The government needs to do more to stem the yen’s rise to protect the nation’s export-driven economy as manufacturers increasingly shift production overseas, Sharp Corp.’s president said Friday.
Mikio Katayama said keeping all production in Japan is growing too risky, and it is moving some flat-panel TV production to China, with a plant in Nanjing set to be running by next year.
Speaking to reporters at a Tokyo hotel, Katayama expressed frustration over the surging yen, coming at a time when Sharp’s production of liquid crystal displays had been finally recovering from the battering it took a year earlier from the global recession.
The Bank of Japan intervened in currency markets Wednesday to prop up the dollar, its first intervention in six years following the yen’s climb to 15-year highs.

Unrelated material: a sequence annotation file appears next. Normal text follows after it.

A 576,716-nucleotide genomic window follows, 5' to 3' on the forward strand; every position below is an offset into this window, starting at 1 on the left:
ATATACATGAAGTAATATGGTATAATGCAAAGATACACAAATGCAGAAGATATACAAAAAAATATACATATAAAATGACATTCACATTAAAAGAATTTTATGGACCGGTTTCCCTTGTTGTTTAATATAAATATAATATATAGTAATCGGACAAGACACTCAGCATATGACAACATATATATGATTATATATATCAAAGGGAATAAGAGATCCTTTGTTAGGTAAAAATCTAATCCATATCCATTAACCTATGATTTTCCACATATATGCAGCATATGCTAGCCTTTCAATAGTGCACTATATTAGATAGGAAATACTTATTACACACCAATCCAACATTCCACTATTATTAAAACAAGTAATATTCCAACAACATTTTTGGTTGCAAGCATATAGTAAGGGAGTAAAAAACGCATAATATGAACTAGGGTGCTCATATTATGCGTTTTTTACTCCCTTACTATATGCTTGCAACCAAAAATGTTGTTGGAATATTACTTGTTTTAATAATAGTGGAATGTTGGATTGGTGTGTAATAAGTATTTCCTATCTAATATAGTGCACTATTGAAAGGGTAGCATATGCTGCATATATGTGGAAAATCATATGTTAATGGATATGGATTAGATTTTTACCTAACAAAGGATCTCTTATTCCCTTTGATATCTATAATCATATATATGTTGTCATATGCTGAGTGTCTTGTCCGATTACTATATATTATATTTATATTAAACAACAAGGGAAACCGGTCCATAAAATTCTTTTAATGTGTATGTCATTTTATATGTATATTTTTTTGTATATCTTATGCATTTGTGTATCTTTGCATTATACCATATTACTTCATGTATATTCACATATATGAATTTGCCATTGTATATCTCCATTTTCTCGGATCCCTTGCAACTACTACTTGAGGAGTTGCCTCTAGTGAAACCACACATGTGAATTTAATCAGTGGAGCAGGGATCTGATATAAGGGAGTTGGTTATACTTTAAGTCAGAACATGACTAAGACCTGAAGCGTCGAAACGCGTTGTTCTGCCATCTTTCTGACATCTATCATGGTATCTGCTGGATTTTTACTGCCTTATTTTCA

“It’s still not good,” Katayama said of the dollar recovering to ¥85 levels over the past two days. “Efforts must be kept up diligently.”
The yen has risen about 10 percent against the dollar this year, eroding the value of exporters’ overseas income when repatriated and making Japanese products less competitive abroad.
Katayama said prospects for Japanese companies are extremely negative with the strong yen while also facing competition from China, which tightly controls its currency.
Japan’s manufacturers are generally far more sophisticated than China’s, though Beijing is making a push for the country’s exporters to move into higher-value products. Sharp, based in Osaka, makes Aquos flat-panel TVs and small displays for Nintendo Co.’s upcoming 3DS hand-held machine with 3-D imagery.
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